Transport Research and Innovation Portal

Additional tools

Project details

ADVISORS

Action for advanced Driver assistance and Vehicle control systems Implementation, Standardisation, Optimum use of the Road network and Safety
Intelligent transport systems are expected to increase road safety (c) DigitalVision

Funding: European (5th RTD Framework Programme)
Duration: 04/2000 - 12/2002
Transport themes: Intelligent transport systems , Innovative technologies , Road transport , Security and Safety (key theme) , Awareness, information and user rights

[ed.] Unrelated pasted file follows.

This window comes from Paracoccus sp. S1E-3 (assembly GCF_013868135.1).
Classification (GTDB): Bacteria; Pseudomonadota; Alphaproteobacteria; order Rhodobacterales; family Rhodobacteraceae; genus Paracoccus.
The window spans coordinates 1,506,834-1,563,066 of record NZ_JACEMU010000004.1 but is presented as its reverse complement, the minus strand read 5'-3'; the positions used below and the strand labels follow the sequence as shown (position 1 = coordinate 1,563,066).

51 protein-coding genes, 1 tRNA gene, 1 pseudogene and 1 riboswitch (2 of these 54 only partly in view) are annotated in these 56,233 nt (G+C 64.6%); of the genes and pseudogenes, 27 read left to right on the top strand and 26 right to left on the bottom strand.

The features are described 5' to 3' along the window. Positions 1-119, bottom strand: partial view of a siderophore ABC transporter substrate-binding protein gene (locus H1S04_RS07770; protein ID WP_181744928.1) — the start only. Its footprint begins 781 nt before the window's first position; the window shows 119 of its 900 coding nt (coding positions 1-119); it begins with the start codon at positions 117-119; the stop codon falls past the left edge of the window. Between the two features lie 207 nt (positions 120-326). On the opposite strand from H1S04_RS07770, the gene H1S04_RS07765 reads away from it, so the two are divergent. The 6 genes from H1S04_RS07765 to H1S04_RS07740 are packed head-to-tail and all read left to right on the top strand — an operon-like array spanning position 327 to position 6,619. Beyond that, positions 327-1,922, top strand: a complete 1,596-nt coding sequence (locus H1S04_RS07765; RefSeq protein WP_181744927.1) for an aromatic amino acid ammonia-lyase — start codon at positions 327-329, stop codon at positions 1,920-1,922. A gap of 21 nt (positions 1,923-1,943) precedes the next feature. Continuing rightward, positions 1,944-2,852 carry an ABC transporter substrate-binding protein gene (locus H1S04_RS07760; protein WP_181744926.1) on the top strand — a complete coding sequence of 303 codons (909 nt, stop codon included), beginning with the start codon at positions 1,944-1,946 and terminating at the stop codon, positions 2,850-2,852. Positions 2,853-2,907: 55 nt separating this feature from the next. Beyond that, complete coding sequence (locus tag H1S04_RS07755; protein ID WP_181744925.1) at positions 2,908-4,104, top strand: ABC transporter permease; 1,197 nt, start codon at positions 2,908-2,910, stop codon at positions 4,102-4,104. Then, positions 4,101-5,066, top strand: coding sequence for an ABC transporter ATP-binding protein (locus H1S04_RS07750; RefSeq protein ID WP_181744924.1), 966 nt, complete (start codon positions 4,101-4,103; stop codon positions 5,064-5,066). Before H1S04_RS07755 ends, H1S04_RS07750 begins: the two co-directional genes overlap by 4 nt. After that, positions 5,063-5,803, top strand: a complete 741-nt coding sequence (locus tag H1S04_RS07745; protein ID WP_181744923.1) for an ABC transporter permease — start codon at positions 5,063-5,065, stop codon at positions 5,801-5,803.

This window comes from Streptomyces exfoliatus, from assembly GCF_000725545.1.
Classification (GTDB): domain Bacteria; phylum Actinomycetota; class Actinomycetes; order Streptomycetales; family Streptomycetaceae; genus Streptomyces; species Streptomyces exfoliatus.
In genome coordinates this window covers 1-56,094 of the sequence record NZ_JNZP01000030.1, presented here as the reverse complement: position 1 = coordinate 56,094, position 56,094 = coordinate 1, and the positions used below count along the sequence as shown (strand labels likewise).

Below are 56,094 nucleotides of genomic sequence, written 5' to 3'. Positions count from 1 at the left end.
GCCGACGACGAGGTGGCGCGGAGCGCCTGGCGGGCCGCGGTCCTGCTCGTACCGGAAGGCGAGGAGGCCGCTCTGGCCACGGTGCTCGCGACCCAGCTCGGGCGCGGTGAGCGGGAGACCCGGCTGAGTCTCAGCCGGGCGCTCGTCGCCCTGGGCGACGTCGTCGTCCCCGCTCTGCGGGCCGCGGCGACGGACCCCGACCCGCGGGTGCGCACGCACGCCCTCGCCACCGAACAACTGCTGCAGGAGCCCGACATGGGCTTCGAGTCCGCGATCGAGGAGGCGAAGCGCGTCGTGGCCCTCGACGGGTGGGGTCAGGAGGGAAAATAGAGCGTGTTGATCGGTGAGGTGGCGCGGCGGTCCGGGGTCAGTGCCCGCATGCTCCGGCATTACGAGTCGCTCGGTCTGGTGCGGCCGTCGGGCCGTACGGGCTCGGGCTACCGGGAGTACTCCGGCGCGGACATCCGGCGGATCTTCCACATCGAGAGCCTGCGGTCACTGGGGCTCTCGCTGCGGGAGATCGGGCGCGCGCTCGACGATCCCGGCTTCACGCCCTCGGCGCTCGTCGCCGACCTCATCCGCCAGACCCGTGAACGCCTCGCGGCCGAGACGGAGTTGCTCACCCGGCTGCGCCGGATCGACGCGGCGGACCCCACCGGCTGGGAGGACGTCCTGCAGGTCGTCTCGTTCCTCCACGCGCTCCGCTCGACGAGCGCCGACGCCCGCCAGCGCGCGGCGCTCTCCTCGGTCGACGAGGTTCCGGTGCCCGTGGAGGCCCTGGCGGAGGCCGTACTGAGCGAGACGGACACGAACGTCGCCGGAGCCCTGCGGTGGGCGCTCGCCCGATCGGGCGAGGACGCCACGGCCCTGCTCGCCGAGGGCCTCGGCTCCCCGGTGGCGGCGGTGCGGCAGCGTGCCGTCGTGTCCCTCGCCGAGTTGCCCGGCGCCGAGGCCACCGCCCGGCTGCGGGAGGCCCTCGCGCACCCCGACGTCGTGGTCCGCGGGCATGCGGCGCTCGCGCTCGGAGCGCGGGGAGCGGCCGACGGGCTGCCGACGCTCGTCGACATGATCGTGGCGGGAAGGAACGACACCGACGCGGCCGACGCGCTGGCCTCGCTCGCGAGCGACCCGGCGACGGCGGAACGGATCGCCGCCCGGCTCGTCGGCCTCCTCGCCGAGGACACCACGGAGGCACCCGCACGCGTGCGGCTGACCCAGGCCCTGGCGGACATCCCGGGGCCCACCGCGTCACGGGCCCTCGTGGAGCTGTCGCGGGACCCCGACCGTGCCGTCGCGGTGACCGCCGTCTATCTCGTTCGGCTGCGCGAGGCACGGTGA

• Outline
  • Funding
  • Results
  • Documents
  • Contact

Background & policy context

In accidents in the European Community around 40,000 people are killed, the economical costs as a result of congestion are huge, and there is a strong motivation in trying to reduce the emissions of various pollutants, as defined in the Kyoto agreement.
Intelligent transport systems, especially systems that may assist the driver (such as ADAS: Advanced Driver Assistance Systems) are expected to increase road safety and road capacity, and to attenuate environmental load in traffic. However, car manufacturers are developing many of these systems for commercial reasons, mainly. Several of these systems will enter the market, some sooner, some later.

Objectives

The project's main objectives were to: